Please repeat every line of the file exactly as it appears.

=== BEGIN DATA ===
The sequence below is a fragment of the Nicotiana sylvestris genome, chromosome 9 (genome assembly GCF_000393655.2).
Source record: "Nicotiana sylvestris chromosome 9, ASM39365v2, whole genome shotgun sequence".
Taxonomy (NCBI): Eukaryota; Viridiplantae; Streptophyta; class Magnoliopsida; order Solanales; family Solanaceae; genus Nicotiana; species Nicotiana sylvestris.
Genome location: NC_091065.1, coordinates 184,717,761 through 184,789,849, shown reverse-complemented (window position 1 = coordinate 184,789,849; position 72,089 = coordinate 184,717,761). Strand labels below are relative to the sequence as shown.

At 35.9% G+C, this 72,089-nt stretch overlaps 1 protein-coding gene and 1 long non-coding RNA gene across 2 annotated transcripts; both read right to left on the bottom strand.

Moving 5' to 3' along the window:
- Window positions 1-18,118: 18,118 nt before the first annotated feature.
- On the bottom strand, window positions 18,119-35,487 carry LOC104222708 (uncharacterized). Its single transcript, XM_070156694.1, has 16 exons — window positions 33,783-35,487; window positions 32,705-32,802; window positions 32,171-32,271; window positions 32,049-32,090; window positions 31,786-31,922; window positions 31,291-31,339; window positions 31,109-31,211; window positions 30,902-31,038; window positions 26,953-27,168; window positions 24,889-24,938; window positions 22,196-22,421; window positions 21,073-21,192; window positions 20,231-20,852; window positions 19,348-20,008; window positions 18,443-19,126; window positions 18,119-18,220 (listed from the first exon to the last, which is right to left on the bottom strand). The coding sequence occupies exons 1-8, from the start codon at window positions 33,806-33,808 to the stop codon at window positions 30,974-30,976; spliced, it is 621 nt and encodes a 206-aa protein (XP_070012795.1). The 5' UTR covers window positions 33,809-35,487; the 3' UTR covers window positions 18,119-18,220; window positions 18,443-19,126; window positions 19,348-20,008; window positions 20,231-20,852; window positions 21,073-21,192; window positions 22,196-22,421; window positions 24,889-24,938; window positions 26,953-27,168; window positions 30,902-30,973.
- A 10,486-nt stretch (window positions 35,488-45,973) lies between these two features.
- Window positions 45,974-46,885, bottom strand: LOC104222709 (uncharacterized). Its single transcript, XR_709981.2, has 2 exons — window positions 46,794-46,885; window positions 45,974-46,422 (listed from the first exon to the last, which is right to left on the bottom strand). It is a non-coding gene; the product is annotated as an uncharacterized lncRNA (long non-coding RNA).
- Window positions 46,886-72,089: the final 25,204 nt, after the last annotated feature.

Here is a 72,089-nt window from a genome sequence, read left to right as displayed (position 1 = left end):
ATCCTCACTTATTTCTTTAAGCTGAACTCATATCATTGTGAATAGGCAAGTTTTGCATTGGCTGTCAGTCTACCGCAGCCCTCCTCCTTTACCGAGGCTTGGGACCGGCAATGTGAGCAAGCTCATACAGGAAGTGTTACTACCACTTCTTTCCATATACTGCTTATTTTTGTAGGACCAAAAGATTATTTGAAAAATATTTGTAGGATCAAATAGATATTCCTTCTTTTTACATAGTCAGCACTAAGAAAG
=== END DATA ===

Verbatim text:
The sequence below is a fragment of the Nicotiana sylvestris genome, chromosome 9 (genome assembly GCF_000393655.2).
Source record: "Nicotiana sylvestris chromosome 9, ASM39365v2, whole genome shotgun sequence".
Taxonomy (NCBI): Eukaryota; Viridiplantae; Streptophyta; class Magnoliopsida; order Solanales; family Solanaceae; genus Nicotiana; species Nicotiana sylvestris.
Genome location: NC_091065.1, coordinates 184,717,761 through 184,789,849, shown reverse-complemented (window position 1 = coordinate 184,789,849; position 72,089 = coordinate 184,717,761). Strand labels below are relative to the sequence as shown.

At 35.9% G+C, this 72,089-nt stretch overlaps 1 protein-coding gene and 1 long non-coding RNA gene across 2 annotated transcripts; both read right to left on the bottom strand.

Moving 5' to 3' along the window:
- Window positions 1-18,118: 18,118 nt before the first annotated feature.
- On the bottom strand, window positions 18,119-35,487 carry LOC104222708 (uncharacterized). Its single transcript, XM_070156694.1, has 16 exons — window positions 33,783-35,487; window positions 32,705-32,802; window positions 32,171-32,271; window positions 32,049-32,090; window positions 31,786-31,922; window positions 31,291-31,339; window positions 31,109-31,211; window positions 30,902-31,038; window positions 26,953-27,168; window positions 24,889-24,938; window positions 22,196-22,421; window positions 21,073-21,192; window positions 20,231-20,852; window positions 19,348-20,008; window positions 18,443-19,126; window positions 18,119-18,220 (listed from the first exon to the last, which is right to left on the bottom strand). The coding sequence occupies exons 1-8, from the start codon at window positions 33,806-33,808 to the stop codon at window positions 30,974-30,976; spliced, it is 621 nt and encodes a 206-aa protein (XP_070012795.1). The 5' UTR covers window positions 33,809-35,487; the 3' UTR covers window positions 18,119-18,220; window positions 18,443-19,126; window positions 19,348-20,008; window positions 20,231-20,852; window positions 21,073-21,192; window positions 22,196-22,421; window positions 24,889-24,938; window positions 26,953-27,168; window positions 30,902-30,973.
- A 10,486-nt stretch (window positions 35,488-45,973) lies between these two features.
- Window positions 45,974-46,885, bottom strand: LOC104222709 (uncharacterized). Its single transcript, XR_709981.2, has 2 exons — window positions 46,794-46,885; window positions 45,974-46,422 (listed from the first exon to the last, which is right to left on the bottom strand). It is a non-coding gene; the product is annotated as an uncharacterized lncRNA (long non-coding RNA).
- Window positions 46,886-72,089: the final 25,204 nt, after the last annotated feature.

Here is a 72,089-nt window from a genome sequence, read left to right as displayed (position 1 = left end):
ATCCTCACTTATTTCTTTAAGCTGAACTCATATCATTGTGAATAGGCAAGTTTTGCATTGGCTGTCAGTCTACCGCAGCCCTCCTCCTTTACCGAGGCTTGGGACCGGCAATGTGAGCAAGCTCATACAGGAAGTGTTACTACCACTTCTTTCCATATACTGCTTATTTTTGTAGGACCAAAAGATTATTTGAAAAATATTTGTAGGATCAAATAGATATTCCTTCTTTTTACATAGTCAGCACTAAGAAAG